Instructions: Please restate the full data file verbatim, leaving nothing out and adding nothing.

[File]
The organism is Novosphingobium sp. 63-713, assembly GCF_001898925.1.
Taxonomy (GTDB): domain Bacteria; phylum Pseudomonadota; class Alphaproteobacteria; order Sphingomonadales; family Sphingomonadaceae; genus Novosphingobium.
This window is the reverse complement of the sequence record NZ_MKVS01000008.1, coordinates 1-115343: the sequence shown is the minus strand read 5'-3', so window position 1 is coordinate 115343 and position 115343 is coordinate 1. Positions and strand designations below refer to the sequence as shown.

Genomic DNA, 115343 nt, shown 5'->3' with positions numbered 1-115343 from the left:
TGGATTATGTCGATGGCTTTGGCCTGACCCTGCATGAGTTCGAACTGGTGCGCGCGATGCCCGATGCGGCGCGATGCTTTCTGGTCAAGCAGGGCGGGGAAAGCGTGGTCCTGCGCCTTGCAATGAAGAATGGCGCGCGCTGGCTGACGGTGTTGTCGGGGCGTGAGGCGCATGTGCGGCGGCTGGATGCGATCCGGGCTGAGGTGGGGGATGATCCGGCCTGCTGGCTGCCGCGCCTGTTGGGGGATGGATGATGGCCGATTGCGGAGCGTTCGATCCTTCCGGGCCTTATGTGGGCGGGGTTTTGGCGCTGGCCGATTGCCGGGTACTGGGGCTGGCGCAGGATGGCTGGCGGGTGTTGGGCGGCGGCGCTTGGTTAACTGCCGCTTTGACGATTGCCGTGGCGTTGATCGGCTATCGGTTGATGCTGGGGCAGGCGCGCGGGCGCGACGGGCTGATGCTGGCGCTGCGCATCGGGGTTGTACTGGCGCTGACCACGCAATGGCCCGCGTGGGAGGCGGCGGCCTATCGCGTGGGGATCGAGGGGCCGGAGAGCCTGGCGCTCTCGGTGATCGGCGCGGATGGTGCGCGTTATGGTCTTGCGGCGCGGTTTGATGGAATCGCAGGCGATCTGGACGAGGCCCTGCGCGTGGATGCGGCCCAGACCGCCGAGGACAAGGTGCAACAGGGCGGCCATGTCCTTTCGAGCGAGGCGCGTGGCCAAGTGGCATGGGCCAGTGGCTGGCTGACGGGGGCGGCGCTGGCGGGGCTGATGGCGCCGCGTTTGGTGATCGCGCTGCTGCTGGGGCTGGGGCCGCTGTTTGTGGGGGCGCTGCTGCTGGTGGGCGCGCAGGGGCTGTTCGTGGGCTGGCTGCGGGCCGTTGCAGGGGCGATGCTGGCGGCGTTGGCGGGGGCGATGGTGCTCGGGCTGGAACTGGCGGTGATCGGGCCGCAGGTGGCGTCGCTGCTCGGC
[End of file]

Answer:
The organism is Novosphingobium sp. 63-713, assembly GCF_001898925.1.
Taxonomy (GTDB): domain Bacteria; phylum Pseudomonadota; class Alphaproteobacteria; order Sphingomonadales; family Sphingomonadaceae; genus Novosphingobium.
This window is the reverse complement of the sequence record NZ_MKVS01000008.1, coordinates 1-115343: the sequence shown is the minus strand read 5'-3', so window position 1 is coordinate 115343 and position 115343 is coordinate 1. Positions and strand designations below refer to the sequence as shown.

Genomic DNA, 115343 nt, shown 5'->3' with positions numbered 1-115343 from the left:
TGGATTATGTCGATGGCTTTGGCCTGACCCTGCATGAGTTCGAACTGGTGCGCGCGATGCCCGATGCGGCGCGATGCTTTCTGGTCAAGCAGGGCGGGGAAAGCGTGGTCCTGCGCCTTGCAATGAAGAATGGCGCGCGCTGGCTGACGGTGTTGTCGGGGCGTGAGGCGCATGTGCGGCGGCTGGATGCGATCCGGGCTGAGGTGGGGGATGATCCGGCCTGCTGGCTGCCGCGCCTGTTGGGGGATGGATGATGGCCGATTGCGGAGCGTTCGATCCTTCCGGGCCTTATGTGGGCGGGGTTTTGGCGCTGGCCGATTGCCGGGTACTGGGGCTGGCGCAGGATGGCTGGCGGGTGTTGGGCGGCGGCGCTTGGTTAACTGCCGCTTTGACGATTGCCGTGGCGTTGATCGGCTATCGGTTGATGCTGGGGCAGGCGCGCGGGCGCGACGGGCTGATGCTGGCGCTGCGCATCGGGGTTGTACTGGCGCTGACCACGCAATGGCCCGCGTGGGAGGCGGCGGCCTATCGCGTGGGGATCGAGGGGCCGGAGAGCCTGGCGCTCTCGGTGATCGGCGCGGATGGTGCGCGTTATGGTCTTGCGGCGCGGTTTGATGGAATCGCAGGCGATCTGGACGAGGCCCTGCGCGTGGATGCGGCCCAGACCGCCGAGGACAAGGTGCAACAGGGCGGCCATGTCCTTTCGAGCGAGGCGCGTGGCCAAGTGGCATGGGCCAGTGGCTGGCTGACGGGGGCGGCGCTGGCGGGGCTGATGGCGCCGCGTTTGGTGATCGCGCTGCTGCTGGGGCTGGGGCCGCTGTTTGTGGGGGCGCTGCTGCTGGTGGGCGCGCAGGGGCTGTTCGTGGGCTGGCTGCGGGCCGTTGCAGGGGCGATGCTGGCGGCGTTGGCGGGGGCGATGGTGCTCGGGCTGGAACTGGCGGTGATCGGGCCGCAGGTGGCGTCGCTGCTCGGC